We’ve all had those days where we feel off, or maybe worse. Sometimes, we’re down, overwhelmed, or in a funk. Yesterday was one of those days for me.
It started off great – in fact, I had a huge response to something I shared on social media. But soon, the elation turned to overwhelm. Keeping up with the posts on FB completely drained me. My thoughts turned towards how unhappy I was about the choice of my new office space. I was annoyed with my husband and daughter, and I didn’t feel good about having spent much of the day on the computer responding to posts rather than being present. Everything I looked at seemed to have the appearance of unpleasant and yucky.
But today, I woke up with a realization that I could shift that – and I did.
First of all, I noticed that I was telling stories about my experience, and they weren’t pleasant stories. I focused on all the things that were “wrong” or uncomfortable. I reminisced about what was missing. And you can be pretty certain that when thoughts center around what is wrong and what is missing, you’re gonna feel pretty crappy.
I knew that I need to shift the story and turn it towards one thing that I know elevates mood: gratitude and appreciation. It’s not just me that finds this practice helpful – Positive Psychology, a branch of psychology focuses on strengths and meaningfulness, has studied the effects of gratitude and found that it significantly alleviates depression.
Going into my counseling office this morning, I found things to appreciate along the way. Instead of looking at the industrial buildings, I noticed all the trees lining the street. The sun was out, after several days of rain. A gray-haired Caucasian woman stopped to pick up a small piece of trash on the street. There was so much to appreciate, so much good and beauty around me. I felt my heart expand.
Driving into the parking lot, I felt grateful that I’m not far from my home, and the office complex has lovely flowers planted not far from my door. As I entered the suite, I loved that I could fix myself a cup of tea, and that my room had lovely photos of trees – a special affinity for me.
Gratitude makes a huge difference. In just one day, I turned around from feeling doubtful and discouraged about the new counseling space to feeling more content and settled in. It’s only my third week subletting this space – naturally I needed some time to adjust. Because my mood was better and I was in a space of appreciation, I felt comfortable talking to one of my suite-mates about something I didn’t like, and we discovered a solution that worked for both of us.
The practice of gratitude shifted me into the present moment. Being fully aware and attentive in the here and now – and hence, letting go of stories – was the next step. It was great to change the stories in my head to more positive ones. But even more freeing was the ability to let those thoughts go altogether and be simply present.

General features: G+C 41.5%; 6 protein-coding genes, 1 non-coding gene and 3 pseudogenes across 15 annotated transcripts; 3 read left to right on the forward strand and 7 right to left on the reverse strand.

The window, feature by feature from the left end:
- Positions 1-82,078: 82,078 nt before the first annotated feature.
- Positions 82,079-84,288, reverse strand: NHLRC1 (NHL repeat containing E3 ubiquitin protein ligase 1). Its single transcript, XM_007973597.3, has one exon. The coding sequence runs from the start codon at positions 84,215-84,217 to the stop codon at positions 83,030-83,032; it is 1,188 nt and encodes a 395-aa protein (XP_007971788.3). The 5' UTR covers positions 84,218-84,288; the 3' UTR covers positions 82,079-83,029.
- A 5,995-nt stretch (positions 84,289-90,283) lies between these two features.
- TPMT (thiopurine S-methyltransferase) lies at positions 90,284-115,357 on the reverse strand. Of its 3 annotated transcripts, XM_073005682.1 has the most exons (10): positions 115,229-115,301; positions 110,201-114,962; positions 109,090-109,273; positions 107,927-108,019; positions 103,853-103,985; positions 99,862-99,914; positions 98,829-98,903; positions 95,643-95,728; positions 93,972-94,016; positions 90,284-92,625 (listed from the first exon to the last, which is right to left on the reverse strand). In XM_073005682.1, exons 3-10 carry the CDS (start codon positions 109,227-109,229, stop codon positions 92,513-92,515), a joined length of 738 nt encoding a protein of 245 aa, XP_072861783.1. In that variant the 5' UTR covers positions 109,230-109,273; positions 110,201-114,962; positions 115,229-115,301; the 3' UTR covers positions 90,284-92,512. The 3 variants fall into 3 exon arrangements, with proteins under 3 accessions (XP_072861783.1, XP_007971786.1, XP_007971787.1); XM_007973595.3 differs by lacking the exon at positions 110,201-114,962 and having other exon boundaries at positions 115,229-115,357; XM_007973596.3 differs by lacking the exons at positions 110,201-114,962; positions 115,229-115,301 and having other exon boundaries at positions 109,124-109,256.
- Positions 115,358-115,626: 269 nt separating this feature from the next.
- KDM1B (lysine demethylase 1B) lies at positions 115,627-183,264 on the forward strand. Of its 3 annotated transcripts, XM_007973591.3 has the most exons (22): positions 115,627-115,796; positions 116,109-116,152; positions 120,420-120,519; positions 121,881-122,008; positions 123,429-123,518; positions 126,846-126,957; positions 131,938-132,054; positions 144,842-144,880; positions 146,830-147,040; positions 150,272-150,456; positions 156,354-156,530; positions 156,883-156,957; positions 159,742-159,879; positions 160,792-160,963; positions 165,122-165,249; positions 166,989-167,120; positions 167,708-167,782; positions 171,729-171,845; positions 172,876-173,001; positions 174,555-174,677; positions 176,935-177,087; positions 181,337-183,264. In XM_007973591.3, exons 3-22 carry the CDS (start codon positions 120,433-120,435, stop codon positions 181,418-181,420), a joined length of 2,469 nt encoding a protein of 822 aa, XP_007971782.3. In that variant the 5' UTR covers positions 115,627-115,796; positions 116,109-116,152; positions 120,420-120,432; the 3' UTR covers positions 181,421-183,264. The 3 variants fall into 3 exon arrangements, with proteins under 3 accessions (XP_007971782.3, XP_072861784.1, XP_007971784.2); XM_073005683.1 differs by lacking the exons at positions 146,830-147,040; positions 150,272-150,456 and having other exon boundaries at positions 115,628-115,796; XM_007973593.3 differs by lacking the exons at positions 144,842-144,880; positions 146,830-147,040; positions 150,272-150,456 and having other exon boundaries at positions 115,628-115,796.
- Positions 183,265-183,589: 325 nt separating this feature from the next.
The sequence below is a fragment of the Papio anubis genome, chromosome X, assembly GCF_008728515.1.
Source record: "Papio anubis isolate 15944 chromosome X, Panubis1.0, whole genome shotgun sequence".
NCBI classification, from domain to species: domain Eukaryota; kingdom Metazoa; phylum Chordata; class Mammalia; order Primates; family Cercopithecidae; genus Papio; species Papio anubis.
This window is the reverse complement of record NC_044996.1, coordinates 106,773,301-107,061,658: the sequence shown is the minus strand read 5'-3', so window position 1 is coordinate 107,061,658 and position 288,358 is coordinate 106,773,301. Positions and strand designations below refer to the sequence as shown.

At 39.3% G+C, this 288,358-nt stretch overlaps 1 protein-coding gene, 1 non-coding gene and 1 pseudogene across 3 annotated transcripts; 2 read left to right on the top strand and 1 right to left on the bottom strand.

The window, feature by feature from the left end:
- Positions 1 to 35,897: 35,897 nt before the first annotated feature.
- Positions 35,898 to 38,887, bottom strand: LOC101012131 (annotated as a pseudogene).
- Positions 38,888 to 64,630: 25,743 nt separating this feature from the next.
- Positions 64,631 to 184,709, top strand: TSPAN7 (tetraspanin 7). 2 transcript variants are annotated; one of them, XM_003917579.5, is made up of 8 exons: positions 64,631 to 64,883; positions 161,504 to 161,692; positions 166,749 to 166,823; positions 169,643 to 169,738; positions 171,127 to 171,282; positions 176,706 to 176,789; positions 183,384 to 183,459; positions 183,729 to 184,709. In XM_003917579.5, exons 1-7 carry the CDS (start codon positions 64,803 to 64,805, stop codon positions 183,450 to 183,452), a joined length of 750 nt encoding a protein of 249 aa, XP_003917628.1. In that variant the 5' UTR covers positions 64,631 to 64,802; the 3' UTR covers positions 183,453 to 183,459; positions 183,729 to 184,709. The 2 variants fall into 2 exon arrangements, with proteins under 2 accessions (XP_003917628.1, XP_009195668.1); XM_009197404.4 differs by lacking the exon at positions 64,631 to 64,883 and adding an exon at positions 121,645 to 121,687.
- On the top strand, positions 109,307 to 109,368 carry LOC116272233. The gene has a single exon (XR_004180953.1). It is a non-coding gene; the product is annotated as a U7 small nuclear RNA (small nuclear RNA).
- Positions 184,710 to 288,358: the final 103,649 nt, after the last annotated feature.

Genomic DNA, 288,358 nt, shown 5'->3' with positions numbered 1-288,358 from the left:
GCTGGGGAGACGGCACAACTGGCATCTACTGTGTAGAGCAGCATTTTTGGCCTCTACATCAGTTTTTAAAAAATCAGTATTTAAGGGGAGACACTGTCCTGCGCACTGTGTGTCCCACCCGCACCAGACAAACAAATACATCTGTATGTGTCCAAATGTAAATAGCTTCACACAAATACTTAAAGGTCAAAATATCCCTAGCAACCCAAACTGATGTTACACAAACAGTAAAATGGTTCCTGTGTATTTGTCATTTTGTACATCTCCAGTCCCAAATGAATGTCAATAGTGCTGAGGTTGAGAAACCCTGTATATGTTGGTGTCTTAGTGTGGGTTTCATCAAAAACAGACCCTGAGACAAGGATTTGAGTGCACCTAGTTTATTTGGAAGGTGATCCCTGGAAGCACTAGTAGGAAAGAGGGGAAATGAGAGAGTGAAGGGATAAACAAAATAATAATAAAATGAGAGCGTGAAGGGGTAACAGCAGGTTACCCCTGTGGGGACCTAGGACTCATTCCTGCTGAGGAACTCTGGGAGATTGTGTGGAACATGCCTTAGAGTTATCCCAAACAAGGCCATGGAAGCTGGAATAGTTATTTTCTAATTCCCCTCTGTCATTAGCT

Presence Creates Connection
On a two hour break between clients, I took my first walk through town from the office. A young Asian woman was taking a picture of something off to the right. I noticed that above the buildings the sky was a brilliant blue, and billowy white clouds floated above the concrete. I let her know that I noticed, too, and we both smiled. It was a moment of lovely connection, being present together with the magic of nature, even as it hovered over the concrete of the city.
My walk was somewhat ecstatic, noticing things I haven’t before when driving by in a hurry. My mind quieted; I felt present, joyful, and very much alive. As I returned to the office, I was very content to be exactly where I was, in this room, in this moment. I felt connected to myself, to my space, and to life.
The Power of Two Practices
This day was a wonderful lesson in the power of two practices that make a huge difference in my life: Gratitude and Presence. They consistently shift me out of bad moods – and out of negative thinking – into a more joyful, enlivening, fulfilling experience of life. The landscape, the office, the streets didn’t change; I did, and it changed my perception of everything.
You have this power, too, to change how you feel. In this very moment, now, you can feel more alive and happy. Look around at what you have, rather than what you don’t. Notice what’s available, right outside your door. You can feel grateful to have a door, to have clothes, to feel the gentle breeze in your hair, or the fact that you have a place to work or to safely fall asleep.
Let gratitude bring you into this moment, right now. Feel your breath, your body, your aliveness. It doesn’t have to be perfect to be fulfilling. You don’t need a lot to be happy. All you truly need is to be fully present and appreciative of this moment, right now. And this one.